“They’re relying on racist tropes that we’ve seen before,” said Becker. “It’s this notion that indigenous people are savage or uneducated that fuels a lot of these attacks.” Many observers are especially concerned about attacks against indigenous women, who in some cases have been physically attacked by motorbike gangs while they were just walking down the street.

“They’re like a hyper-racist, hyper-armed version of the Proud Boys,” Becker said, in reference to the American right-wing group with a penchant for street fighting.

Áñez herself is a conservative Christian who has called indigenous people “satanic”. Luis Fernando Camacho, a current presidential candidate, proclaimed that Pachamama, the Andean mother earth, would never return to the presidential palace.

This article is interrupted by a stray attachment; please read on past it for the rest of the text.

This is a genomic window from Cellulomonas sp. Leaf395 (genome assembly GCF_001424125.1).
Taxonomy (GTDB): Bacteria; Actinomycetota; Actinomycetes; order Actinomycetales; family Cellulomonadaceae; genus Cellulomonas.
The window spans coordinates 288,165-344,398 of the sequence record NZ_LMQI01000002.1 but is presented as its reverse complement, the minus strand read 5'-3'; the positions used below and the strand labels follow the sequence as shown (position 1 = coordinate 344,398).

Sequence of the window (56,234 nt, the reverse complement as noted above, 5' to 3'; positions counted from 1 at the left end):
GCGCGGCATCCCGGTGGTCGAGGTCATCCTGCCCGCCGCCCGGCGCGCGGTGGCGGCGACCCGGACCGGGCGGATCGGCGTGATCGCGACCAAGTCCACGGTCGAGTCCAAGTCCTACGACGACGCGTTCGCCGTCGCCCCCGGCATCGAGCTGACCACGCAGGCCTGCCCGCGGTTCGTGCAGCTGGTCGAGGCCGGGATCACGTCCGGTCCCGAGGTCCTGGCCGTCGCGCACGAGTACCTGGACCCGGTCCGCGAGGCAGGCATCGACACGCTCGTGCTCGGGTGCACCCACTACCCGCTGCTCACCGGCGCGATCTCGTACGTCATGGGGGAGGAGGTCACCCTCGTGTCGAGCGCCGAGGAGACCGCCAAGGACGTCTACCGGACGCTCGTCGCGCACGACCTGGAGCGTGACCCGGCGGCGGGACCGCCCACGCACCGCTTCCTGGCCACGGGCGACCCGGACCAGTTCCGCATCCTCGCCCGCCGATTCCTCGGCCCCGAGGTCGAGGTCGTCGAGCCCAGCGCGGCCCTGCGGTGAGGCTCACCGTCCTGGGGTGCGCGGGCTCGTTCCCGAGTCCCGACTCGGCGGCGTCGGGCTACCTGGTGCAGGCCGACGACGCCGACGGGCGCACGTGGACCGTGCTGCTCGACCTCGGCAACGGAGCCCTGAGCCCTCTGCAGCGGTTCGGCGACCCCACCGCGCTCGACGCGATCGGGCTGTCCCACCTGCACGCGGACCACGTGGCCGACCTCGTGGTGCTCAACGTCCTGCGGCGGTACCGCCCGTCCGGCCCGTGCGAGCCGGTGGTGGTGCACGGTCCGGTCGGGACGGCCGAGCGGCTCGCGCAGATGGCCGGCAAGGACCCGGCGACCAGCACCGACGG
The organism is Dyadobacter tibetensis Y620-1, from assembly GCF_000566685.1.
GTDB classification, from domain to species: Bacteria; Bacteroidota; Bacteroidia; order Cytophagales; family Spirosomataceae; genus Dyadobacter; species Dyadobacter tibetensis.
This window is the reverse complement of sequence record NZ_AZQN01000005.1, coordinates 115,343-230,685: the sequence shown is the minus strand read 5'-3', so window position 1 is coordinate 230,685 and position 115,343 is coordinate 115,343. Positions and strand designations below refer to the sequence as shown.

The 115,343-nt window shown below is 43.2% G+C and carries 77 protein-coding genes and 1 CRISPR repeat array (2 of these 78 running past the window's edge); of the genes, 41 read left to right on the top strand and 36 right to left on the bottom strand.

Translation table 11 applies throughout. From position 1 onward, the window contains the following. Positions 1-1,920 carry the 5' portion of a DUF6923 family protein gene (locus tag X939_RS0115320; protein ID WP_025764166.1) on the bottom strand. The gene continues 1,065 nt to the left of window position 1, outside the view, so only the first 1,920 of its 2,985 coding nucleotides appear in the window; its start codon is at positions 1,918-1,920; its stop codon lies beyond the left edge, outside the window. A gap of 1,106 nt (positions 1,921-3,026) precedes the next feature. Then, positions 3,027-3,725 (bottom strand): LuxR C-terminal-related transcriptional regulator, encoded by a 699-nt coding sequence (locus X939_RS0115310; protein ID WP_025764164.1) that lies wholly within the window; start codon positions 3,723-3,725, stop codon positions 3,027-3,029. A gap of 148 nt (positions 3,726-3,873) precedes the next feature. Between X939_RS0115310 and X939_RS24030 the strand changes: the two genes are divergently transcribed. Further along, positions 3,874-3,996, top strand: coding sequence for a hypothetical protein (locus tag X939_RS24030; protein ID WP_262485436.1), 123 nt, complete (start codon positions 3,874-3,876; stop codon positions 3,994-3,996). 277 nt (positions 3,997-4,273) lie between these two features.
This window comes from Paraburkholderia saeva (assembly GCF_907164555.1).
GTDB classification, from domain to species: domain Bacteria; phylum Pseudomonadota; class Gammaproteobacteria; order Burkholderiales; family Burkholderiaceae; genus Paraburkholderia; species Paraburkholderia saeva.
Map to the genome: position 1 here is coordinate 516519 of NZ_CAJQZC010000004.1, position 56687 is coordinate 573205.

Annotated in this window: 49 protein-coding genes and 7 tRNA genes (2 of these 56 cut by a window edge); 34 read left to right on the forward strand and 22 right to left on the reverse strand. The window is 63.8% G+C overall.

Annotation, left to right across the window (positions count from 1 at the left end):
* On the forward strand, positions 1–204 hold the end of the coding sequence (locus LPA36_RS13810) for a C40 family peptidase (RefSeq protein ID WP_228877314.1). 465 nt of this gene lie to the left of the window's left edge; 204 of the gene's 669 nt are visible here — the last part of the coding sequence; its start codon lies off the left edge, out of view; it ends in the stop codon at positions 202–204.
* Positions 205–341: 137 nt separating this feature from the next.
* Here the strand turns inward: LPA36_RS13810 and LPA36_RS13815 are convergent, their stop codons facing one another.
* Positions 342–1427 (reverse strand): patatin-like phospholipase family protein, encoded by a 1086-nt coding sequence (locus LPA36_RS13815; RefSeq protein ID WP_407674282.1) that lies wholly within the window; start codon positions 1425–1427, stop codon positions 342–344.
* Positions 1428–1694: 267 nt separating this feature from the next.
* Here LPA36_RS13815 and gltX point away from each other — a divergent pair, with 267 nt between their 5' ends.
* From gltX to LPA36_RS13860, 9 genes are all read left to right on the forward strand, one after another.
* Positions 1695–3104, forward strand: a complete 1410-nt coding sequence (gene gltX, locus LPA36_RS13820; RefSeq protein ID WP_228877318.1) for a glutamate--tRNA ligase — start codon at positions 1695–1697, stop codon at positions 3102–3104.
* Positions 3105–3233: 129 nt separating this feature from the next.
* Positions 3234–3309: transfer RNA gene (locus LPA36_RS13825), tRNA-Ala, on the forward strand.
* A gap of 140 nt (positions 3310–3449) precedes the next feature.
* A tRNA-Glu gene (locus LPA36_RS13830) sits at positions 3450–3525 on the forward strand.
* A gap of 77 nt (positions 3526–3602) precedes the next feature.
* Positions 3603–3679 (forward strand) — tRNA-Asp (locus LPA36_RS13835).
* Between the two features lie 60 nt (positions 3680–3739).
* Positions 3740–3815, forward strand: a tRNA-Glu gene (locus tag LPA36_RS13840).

A December report by the Inter-American Commission on Human Rights described the RJC as an “armed, motorized group” that multiple witnesses had accused of “exercising violent control over and intimidating broad swathes of society”. It added that the RJC and other groups were acting in association with, or at least tolerated by, security forces. Although Molina and Luis deny that the RJC are working with the police, protesters frequently report seeing them together.

RJC Cochabamba Bolivia

Biker group RJC on the streets of Cochabamba, Bolivia, in November 2019. Photo by Ayar Wari for VICE News.